Seize the moment

Humans all over the planet are laying low, so don’t store brands have wide latitude to do the same?

Absolutely not. However, you can see how an outsider could draw that conclusion — in this era of peanut butter-hoarding and rolling shutdowns, store brands have been growing at an even faster pace (even before the pandemic, they were already gobbling market share from their national-brand competitors).

Some of those gains are due to legitimate improvements that store brands have made on all fronts. But let’s be honest, a substantial portion of this most recent growth also comes from the mere fact that many national brands are available neither at shelf nor online. When you can’t find your usual pick for toilet paper, disinfectants or frozen pizzas, you’ll take whatever’s available. 

Getting nimble
There’s a cautionary tale here: When the economy started to recover from the 2008 Global Financial Crisis, many consumers who had embraced store brands switched back to the nationals. For them, buying store brands had been an economics-driven decision all along.

Now is the time for store brands to surprise and delight their captive (almost literally) audiences.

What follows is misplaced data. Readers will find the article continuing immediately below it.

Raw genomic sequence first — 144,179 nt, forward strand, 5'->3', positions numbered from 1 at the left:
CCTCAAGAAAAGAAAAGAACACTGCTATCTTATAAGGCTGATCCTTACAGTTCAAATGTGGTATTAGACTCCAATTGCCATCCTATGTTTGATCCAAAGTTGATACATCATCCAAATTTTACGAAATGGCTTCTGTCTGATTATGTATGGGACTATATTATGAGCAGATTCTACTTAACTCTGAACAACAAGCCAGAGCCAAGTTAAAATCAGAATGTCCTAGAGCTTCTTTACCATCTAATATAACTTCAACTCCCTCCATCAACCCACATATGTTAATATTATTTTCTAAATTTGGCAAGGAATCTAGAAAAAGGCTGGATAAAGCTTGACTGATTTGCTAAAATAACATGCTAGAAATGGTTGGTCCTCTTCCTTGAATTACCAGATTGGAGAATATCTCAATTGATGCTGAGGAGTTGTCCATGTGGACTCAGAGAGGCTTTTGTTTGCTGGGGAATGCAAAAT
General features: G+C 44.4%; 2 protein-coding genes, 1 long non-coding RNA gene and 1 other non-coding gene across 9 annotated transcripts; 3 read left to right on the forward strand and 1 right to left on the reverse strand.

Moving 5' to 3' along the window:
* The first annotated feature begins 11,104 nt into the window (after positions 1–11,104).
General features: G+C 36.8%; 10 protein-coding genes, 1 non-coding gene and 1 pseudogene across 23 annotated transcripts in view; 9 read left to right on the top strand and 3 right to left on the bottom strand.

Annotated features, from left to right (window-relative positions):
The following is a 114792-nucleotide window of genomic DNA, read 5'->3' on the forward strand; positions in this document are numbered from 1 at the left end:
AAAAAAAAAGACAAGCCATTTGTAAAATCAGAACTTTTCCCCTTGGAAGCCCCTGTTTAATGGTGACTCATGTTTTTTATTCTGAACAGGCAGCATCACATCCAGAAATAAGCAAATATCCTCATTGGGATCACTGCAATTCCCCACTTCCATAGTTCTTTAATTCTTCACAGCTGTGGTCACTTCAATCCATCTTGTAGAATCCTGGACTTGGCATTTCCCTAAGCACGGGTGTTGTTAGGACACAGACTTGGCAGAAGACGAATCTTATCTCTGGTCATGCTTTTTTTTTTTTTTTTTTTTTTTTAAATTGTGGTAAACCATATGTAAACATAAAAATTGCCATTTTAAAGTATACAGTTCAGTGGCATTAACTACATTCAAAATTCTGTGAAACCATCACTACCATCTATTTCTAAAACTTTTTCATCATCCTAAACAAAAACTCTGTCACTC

The lesson is clear: Don’t let history repeat itself.

Now is the time for store brands to surprise and delight their captive (almost literally) audiences. Their competitors are distracted with struggles to keep enough product in supply. Why not seize the opportunity and do a better job of giving consumers what they want and need?

To innovate quickly, reinforce existing brands and build new ones, retailers need to be able to pivot quickly. The goal should be to gain the agility of a scrappy startup. If moving faster was a goal for many brands even before the pandemic, it is a strategic imperative now. 

New methodologies
Brand strategy and design agencies can play a key role here. At CBX, we’ve just branded a new program (Leap by CBX) that leverages the high-efficiency methodologies Agile Scrum and Design Thinking to trim up to 18 months off of the development cycle for new brands and products. The process is executed using anything from four to six “sprints” of two weeks each — short bursts of high-collaboration, time-boxed achievement of specific project goals.

Agencies can use these types of approaches to drive the rapid development of new brands, new products or new packaging. It’s the kind of flexibility retailers will need if they are to keep their store brands relevant in this fast-changing world.

Moving forward, retailers should work to streamline creative processes and decision-making in ways that facilitate a rapid response.

Store brands continue to make remarkable progress, but their competitors aren’t standing still. 

Forget about “sheltering in place.” The mantra should be to “keep on moving.”


Store brand industry veteran Todd Maute is a Partner at CBX, the New York-based brand strategy and design agency. He works with clients across multiple channels of trade including grocery, pharmaceutical, mass, pet specialty, consumer electronics, convenience, office, home improvement, warehouse clubs, and auto parts supply; [email protected]


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